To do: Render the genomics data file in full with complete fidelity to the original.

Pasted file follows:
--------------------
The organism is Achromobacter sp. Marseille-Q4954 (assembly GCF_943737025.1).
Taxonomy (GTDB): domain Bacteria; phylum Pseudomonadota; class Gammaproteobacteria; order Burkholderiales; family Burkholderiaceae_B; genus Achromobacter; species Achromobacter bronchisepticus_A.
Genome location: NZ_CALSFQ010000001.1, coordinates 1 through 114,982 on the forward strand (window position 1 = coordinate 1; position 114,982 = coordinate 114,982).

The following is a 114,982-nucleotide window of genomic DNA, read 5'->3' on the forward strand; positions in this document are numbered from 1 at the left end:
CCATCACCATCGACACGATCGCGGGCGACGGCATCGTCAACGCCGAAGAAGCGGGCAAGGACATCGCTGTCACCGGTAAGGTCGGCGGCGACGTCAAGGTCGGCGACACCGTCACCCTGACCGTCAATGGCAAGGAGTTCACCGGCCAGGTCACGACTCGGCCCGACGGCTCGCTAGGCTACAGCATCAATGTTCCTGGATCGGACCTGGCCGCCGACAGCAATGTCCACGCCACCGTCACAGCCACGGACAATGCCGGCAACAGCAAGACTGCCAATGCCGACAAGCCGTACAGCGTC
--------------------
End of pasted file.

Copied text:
The organism is Achromobacter sp. Marseille-Q4954 (assembly GCF_943737025.1).
Taxonomy (GTDB): domain Bacteria; phylum Pseudomonadota; class Gammaproteobacteria; order Burkholderiales; family Burkholderiaceae_B; genus Achromobacter; species Achromobacter bronchisepticus_A.
Genome location: NZ_CALSFQ010000001.1, coordinates 1 through 114,982 on the forward strand (window position 1 = coordinate 1; position 114,982 = coordinate 114,982).

The following is a 114,982-nucleotide window of genomic DNA, read 5'->3' on the forward strand; positions in this document are numbered from 1 at the left end:
CCATCACCATCGACACGATCGCGGGCGACGGCATCGTCAACGCCGAAGAAGCGGGCAAGGACATCGCTGTCACCGGTAAGGTCGGCGGCGACGTCAAGGTCGGCGACACCGTCACCCTGACCGTCAATGGCAAGGAGTTCACCGGCCAGGTCACGACTCGGCCCGACGGCTCGCTAGGCTACAGCATCAATGTTCCTGGATCGGACCTGGCCGCCGACAGCAATGTCCACGCCACCGTCACAGCCACGGACAATGCCGGCAACAGCAAGACTGCCAATGCCGACAAGCCGTACAGCGTC